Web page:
- The Washington Times - Wednesday, March 20, 2002

LONDON Teen-age girls will be able to obtain the morning-after emergency contraception pill free of charge as part of a publicly funded pilot program at two English supermarkets.

Karen Marshall, a Tesco spokeswoman, said Monday the local health authority in North Somerset, western England, contacted the chain about offering the pills as part of a program aimed at reducing teen-age pregnancy.

Tesco will distribute the pills at no charge to those younger than 20 at the pharmacy counters in its stores in Weston-super-Mare and Clevedon, both near Bristol in western England, Miss Marshall said.

The local branch of the National Health Service and the North Somerset Teenage Pregnancy Clinic are collaborating with Tesco on the project, which also will give teen-agers advice on contraception and sexual health.

"This is a small part of a range of initiatives we have developed to tackle teen-age pregnancy," said Simon Bilous of the clinic. "All our work is in the context of encouraging young people to say 'no' if they do not want to have sex and only to engage in sexual activity if they feel ready for it."

Parliament voted last year to permit over-the-counter sales of the morning-after pill to support the government's program of reducing teen pregnancy.

The pill is available free with a prescription, but many women do not want to wait for a doctor's appointment so they pay nearly $30 to get it over the counter instead. The pill is more effective if taken immediately.

Britain's teen birthrate is twice as high as in Germany and three times higher than in France, though lower than the rates in the United States, Canada and New Zealand.

Miss Marshall said specially trained pharmacists would interview each teen-ager before dispensing the medication. Those receiving the pill free must be younger than 20, but there is no minimum age, she said.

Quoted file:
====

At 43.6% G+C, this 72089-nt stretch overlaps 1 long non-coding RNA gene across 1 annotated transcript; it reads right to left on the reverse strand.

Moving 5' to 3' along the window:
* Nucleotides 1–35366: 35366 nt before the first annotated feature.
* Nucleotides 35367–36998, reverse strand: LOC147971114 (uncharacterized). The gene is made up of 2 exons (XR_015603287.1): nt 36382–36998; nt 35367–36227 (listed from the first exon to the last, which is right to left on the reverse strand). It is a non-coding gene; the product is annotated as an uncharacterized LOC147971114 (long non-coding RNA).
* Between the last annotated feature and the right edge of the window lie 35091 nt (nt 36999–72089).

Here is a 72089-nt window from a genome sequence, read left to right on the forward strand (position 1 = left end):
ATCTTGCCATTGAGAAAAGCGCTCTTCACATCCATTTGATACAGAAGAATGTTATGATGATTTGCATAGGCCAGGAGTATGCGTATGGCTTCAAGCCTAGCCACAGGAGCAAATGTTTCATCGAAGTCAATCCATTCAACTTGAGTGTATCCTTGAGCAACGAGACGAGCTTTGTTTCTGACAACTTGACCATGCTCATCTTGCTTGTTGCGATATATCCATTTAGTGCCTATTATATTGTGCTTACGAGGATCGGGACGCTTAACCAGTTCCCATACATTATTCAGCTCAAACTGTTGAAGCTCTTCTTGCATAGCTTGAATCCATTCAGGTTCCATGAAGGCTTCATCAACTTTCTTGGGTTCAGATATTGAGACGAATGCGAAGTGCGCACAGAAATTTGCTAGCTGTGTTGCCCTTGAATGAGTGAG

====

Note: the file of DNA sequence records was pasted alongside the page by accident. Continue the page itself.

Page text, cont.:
She said local health authorities were funding the distribution and had chosen the two Tesco stores for the program because of their long hours and accessible locations.

Critics said the availability of the pill would encourage teen-agers to have sex.

"Yet again we are seeing a decline in the moral standards of an organization which ought to know better," said Rachel Heath, a spokeswoman for the anti-abortion group Life. "To allow the morning-after pill to be dispensed free shows a lack of understanding of the moral health issues involved. … It gives the green light to permissive men to pressurize young girls into sexual relationships they do not want."

The morning-after pill is a high dose of birth-control pills taken within 72 hours of unprotected sex to prevent pregnancy.

The government aims to reduce the teen-age pregnancy rate by 15 percent from its 1999 level by 2004.

In 2000, the latest year for which data were published, 38,690 pregnancies were reported among girls ages 15 to 17 in Britain, a rate of 43.6 per 100,000, of which 44.8 percent were terminated by legal abortions.

The rate for women ages 13 to 15 was 8.3 per 100,000, with 54.5 percent ending in abortions.

Reproductive issues are far less politically charged in Britain than in the United States. A poll released Monday by Market & Opinion Research International found that 43 percent of Britons saw abortion as an important issue in elections, compared with 71 percent of Americans who said the same before the 2000 presidential vote. The poll, commissioned by the British Pregnancy Advisory Service, an abortion provider, was conducted Oct. 4-9 and included 2,000 people. The margin of error was 2 percentage points.


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